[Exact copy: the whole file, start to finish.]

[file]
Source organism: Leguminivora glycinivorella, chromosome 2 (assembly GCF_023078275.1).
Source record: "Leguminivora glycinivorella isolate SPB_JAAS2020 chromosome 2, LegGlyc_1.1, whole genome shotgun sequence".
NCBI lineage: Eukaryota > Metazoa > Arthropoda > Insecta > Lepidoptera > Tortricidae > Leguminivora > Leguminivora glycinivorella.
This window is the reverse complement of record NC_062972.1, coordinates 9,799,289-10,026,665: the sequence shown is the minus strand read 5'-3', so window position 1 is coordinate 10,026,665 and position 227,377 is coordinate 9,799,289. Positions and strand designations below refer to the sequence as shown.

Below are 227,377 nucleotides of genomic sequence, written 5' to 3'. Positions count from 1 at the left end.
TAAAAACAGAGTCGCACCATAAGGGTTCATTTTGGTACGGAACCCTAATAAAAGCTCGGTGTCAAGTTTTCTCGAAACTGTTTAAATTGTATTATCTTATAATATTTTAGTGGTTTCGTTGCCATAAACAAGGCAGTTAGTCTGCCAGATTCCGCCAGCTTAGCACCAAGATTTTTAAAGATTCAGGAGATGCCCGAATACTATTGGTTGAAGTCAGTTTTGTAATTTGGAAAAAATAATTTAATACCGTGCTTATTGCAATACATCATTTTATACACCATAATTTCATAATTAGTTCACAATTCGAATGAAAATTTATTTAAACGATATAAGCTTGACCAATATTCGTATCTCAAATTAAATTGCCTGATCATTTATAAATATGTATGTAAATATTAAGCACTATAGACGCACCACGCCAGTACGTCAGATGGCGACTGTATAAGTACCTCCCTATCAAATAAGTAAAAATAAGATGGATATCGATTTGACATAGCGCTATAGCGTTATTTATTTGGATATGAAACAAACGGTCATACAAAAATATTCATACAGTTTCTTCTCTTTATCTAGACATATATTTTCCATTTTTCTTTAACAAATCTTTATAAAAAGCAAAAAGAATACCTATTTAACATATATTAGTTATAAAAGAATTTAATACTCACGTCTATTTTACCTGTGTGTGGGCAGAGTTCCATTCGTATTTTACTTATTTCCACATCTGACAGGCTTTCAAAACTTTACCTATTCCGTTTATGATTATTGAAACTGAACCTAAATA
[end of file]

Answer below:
Source organism: Leguminivora glycinivorella, chromosome 2 (assembly GCF_023078275.1).
Source record: "Leguminivora glycinivorella isolate SPB_JAAS2020 chromosome 2, LegGlyc_1.1, whole genome shotgun sequence".
NCBI lineage: Eukaryota > Metazoa > Arthropoda > Insecta > Lepidoptera > Tortricidae > Leguminivora > Leguminivora glycinivorella.
This window is the reverse complement of record NC_062972.1, coordinates 9,799,289-10,026,665: the sequence shown is the minus strand read 5'-3', so window position 1 is coordinate 10,026,665 and position 227,377 is coordinate 9,799,289. Positions and strand designations below refer to the sequence as shown.

Below are 227,377 nucleotides of genomic sequence, written 5' to 3'. Positions count from 1 at the left end.
TAAAAACAGAGTCGCACCATAAGGGTTCATTTTGGTACGGAACCCTAATAAAAGCTCGGTGTCAAGTTTTCTCGAAACTGTTTAAATTGTATTATCTTATAATATTTTAGTGGTTTCGTTGCCATAAACAAGGCAGTTAGTCTGCCAGATTCCGCCAGCTTAGCACCAAGATTTTTAAAGATTCAGGAGATGCCCGAATACTATTGGTTGAAGTCAGTTTTGTAATTTGGAAAAAATAATTTAATACCGTGCTTATTGCAATACATCATTTTATACACCATAATTTCATAATTAGTTCACAATTCGAATGAAAATTTATTTAAACGATATAAGCTTGACCAATATTCGTATCTCAAATTAAATTGCCTGATCATTTATAAATATGTATGTAAATATTAAGCACTATAGACGCACCACGCCAGTACGTCAGATGGCGACTGTATAAGTACCTCCCTATCAAATAAGTAAAAATAAGATGGATATCGATTTGACATAGCGCTATAGCGTTATTTATTTGGATATGAAACAAACGGTCATACAAAAATATTCATACAGTTTCTTCTCTTTATCTAGACATATATTTTCCATTTTTCTTTAACAAATCTTTATAAAAAGCAAAAAGAATACCTATTTAACATATATTAGTTATAAAAGAATTTAATACTCACGTCTATTTTACCTGTGTGTGGGCAGAGTTCCATTCGTATTTTACTTATTTCCACATCTGACAGGCTTTCAAAACTTTACCTATTCCGTTTATGATTATTGAAACTGAACCTAAATA